here’s part 1 of his three-parter. there’s great discussion on his blog, by a wider slice of church leadership types that i tend to have here on ysmarko (so it’s really worth clicking over and reading the comments). you can see my response to his blog question there also.

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I sat down the other day with a youth pastor and asked a direct question that I’ve asked a number of youth leaders: “What percentage of your youth become adult, mature Christians?”

His response: “You want the truth?”

I said, “Of course.”

His answer: “About 25%.”

We both sat there, fumbling our coffee cups, looking at one another, nothing said and nothing to be said. In grief and wonder we searched for what we might do together to change the course of the church. His numbers are about average for evangelical churches. I wonder if some youth pastors would sit down, think for 15 minutes or so over the last few years and what has become of their youth. What “worked” and what “didn’t work”? Listen to these ruggedly honest words from Mark Oestreicher:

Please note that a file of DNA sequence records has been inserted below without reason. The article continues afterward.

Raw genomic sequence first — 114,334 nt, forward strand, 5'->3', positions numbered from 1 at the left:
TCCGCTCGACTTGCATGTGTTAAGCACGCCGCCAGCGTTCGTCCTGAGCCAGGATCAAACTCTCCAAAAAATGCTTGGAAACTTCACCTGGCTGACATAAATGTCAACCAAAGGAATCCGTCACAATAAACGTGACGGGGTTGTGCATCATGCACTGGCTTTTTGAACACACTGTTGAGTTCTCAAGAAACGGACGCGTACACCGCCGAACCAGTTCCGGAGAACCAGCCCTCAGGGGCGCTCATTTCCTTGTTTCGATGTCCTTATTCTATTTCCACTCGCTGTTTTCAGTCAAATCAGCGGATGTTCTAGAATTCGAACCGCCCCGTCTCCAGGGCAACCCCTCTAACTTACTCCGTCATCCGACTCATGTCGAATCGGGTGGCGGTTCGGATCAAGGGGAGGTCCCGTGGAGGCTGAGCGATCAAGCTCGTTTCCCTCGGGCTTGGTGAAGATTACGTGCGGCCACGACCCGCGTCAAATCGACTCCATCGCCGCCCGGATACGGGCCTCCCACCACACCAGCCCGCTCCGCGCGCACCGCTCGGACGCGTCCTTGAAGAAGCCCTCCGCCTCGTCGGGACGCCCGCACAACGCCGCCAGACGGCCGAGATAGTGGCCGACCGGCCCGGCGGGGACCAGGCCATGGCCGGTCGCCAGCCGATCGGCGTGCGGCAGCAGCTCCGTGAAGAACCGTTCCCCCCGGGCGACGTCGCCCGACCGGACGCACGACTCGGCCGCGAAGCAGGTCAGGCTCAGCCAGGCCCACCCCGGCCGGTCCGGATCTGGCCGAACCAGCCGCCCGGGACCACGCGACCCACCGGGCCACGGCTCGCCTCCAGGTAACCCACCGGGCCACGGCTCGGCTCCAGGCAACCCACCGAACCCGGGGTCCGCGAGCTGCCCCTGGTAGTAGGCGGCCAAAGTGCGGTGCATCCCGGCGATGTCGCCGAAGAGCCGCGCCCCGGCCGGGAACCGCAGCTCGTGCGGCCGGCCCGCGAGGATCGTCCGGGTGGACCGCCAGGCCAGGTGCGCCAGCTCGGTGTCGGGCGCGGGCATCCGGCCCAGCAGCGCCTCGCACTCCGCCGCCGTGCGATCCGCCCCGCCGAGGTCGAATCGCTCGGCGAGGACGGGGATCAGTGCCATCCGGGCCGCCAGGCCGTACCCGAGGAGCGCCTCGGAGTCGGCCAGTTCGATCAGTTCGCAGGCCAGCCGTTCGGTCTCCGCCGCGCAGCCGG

“The way we’re doing things is already not working. We’re failing at our calling. And deep down, most of us know it. This is why we need an epochal shift in our assumptions, approaches, models, and methods.” This is from Marko’s new book: Youth Ministry 3.0: A Manifesto of Where We’ve Been, Where We Are & Where We Need to Go . We want this blog to participate in that “epochal shift” and so we need to take a good hard look at this book.